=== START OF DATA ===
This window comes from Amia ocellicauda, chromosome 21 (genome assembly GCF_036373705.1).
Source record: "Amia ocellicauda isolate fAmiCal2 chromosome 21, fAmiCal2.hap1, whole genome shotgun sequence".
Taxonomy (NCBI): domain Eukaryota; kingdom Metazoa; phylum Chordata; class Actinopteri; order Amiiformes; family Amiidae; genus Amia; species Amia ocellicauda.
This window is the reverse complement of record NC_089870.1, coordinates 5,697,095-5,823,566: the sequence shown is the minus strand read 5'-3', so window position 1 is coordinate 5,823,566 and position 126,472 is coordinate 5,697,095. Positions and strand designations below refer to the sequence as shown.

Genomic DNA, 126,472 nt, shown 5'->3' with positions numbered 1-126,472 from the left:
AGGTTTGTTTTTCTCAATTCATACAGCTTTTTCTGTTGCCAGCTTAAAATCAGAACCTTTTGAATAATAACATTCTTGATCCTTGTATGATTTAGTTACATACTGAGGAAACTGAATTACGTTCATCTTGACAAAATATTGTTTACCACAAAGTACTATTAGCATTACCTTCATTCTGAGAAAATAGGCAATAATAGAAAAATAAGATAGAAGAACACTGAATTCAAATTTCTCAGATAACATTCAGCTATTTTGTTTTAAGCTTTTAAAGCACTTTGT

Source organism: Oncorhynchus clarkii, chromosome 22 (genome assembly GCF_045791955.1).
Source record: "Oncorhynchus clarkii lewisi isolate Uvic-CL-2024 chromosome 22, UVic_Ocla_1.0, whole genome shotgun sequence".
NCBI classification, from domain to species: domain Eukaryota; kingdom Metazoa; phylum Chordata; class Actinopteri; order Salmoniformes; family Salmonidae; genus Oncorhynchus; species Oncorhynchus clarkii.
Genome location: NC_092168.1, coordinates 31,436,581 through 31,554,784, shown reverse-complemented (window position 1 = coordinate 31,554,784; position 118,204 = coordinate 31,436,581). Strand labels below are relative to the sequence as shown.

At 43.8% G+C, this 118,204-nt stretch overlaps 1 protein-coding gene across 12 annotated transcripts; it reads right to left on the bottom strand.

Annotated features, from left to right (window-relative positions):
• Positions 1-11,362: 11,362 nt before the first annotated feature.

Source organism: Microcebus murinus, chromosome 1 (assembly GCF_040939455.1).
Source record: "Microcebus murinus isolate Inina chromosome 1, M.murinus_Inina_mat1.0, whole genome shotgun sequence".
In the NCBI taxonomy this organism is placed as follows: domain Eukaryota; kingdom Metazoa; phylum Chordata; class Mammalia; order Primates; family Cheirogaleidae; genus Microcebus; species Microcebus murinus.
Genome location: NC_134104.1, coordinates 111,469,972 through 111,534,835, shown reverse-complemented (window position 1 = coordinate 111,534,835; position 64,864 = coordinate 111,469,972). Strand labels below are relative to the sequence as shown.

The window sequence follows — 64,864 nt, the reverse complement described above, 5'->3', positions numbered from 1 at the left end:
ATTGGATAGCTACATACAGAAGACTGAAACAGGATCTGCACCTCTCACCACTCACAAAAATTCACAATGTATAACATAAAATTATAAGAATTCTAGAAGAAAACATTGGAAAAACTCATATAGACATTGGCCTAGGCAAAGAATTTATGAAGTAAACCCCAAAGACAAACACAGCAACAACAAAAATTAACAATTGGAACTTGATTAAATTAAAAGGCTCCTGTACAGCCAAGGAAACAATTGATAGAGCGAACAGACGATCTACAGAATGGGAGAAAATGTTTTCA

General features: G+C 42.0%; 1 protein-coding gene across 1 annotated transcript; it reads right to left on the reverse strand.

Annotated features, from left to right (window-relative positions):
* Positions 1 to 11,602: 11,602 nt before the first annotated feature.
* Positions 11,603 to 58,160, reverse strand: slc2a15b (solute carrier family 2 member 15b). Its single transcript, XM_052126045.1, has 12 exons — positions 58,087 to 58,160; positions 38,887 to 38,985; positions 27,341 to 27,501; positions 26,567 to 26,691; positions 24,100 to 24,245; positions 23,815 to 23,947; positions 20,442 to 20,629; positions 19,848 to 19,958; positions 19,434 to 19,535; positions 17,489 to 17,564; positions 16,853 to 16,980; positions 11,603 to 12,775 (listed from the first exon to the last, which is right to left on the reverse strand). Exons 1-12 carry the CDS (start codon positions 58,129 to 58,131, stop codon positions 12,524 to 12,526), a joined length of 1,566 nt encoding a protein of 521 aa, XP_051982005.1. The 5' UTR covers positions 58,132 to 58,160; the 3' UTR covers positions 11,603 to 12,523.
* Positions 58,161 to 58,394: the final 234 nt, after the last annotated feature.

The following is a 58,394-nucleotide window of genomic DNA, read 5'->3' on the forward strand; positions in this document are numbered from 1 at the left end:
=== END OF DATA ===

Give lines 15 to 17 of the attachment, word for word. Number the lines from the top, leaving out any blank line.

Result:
Source record: "Microcebus murinus isolate Inina chromosome 1, M.murinus_Inina_mat1.0, whole genome shotgun sequence".
In the NCBI taxonomy this organism is placed as follows: domain Eukaryota; kingdom Metazoa; phylum Chordata; class Mammalia; order Primates; family Cheirogaleidae; genus Microcebus; species Microcebus murinus.
Genome location: NC_134104.1, coordinates 111,469,972 through 111,534,835, shown reverse-complemented (window position 1 = coordinate 111,534,835; position 64,864 = coordinate 111,469,972). Strand labels below are relative to the sequence as shown.